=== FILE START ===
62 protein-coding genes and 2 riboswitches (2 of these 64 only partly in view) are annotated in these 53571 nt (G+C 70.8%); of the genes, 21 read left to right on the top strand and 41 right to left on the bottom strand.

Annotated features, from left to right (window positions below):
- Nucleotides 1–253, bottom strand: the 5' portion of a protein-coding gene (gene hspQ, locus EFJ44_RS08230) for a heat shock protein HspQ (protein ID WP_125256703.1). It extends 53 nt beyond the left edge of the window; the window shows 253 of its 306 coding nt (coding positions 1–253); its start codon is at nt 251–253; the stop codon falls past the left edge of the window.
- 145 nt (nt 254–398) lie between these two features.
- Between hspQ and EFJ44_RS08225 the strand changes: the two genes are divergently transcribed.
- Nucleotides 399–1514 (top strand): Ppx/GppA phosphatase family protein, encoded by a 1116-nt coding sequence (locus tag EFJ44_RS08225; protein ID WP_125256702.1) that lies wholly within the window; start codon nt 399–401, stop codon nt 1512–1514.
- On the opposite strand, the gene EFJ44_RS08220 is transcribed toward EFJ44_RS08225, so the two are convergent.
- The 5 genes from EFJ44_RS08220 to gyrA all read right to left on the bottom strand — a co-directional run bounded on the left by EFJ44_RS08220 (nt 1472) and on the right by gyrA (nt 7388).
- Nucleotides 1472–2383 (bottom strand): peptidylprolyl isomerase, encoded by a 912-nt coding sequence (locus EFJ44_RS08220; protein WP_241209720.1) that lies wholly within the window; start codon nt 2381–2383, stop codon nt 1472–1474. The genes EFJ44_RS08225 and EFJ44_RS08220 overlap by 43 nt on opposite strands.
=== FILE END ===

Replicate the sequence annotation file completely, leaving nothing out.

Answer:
62 protein-coding genes and 2 riboswitches (2 of these 64 only partly in view) are annotated in these 53571 nt (G+C 70.8%); of the genes, 21 read left to right on the top strand and 41 right to left on the bottom strand.

Annotated features, from left to right (window positions below):
- Nucleotides 1–253, bottom strand: the 5' portion of a protein-coding gene (gene hspQ, locus EFJ44_RS08230) for a heat shock protein HspQ (protein ID WP_125256703.1). It extends 53 nt beyond the left edge of the window; the window shows 253 of its 306 coding nt (coding positions 1–253); its start codon is at nt 251–253; the stop codon falls past the left edge of the window.
- 145 nt (nt 254–398) lie between these two features.
- Between hspQ and EFJ44_RS08225 the strand changes: the two genes are divergently transcribed.
- Nucleotides 399–1514 (top strand): Ppx/GppA phosphatase family protein, encoded by a 1116-nt coding sequence (locus tag EFJ44_RS08225; protein ID WP_125256702.1) that lies wholly within the window; start codon nt 399–401, stop codon nt 1512–1514.
- On the opposite strand, the gene EFJ44_RS08220 is transcribed toward EFJ44_RS08225, so the two are convergent.
- The 5 genes from EFJ44_RS08220 to gyrA all read right to left on the bottom strand — a co-directional run bounded on the left by EFJ44_RS08220 (nt 1472) and on the right by gyrA (nt 7388).
- Nucleotides 1472–2383 (bottom strand): peptidylprolyl isomerase, encoded by a 912-nt coding sequence (locus EFJ44_RS08220; protein WP_241209720.1) that lies wholly within the window; start codon nt 2381–2383, stop codon nt 1472–1474. The genes EFJ44_RS08225 and EFJ44_RS08220 overlap by 43 nt on opposite strands.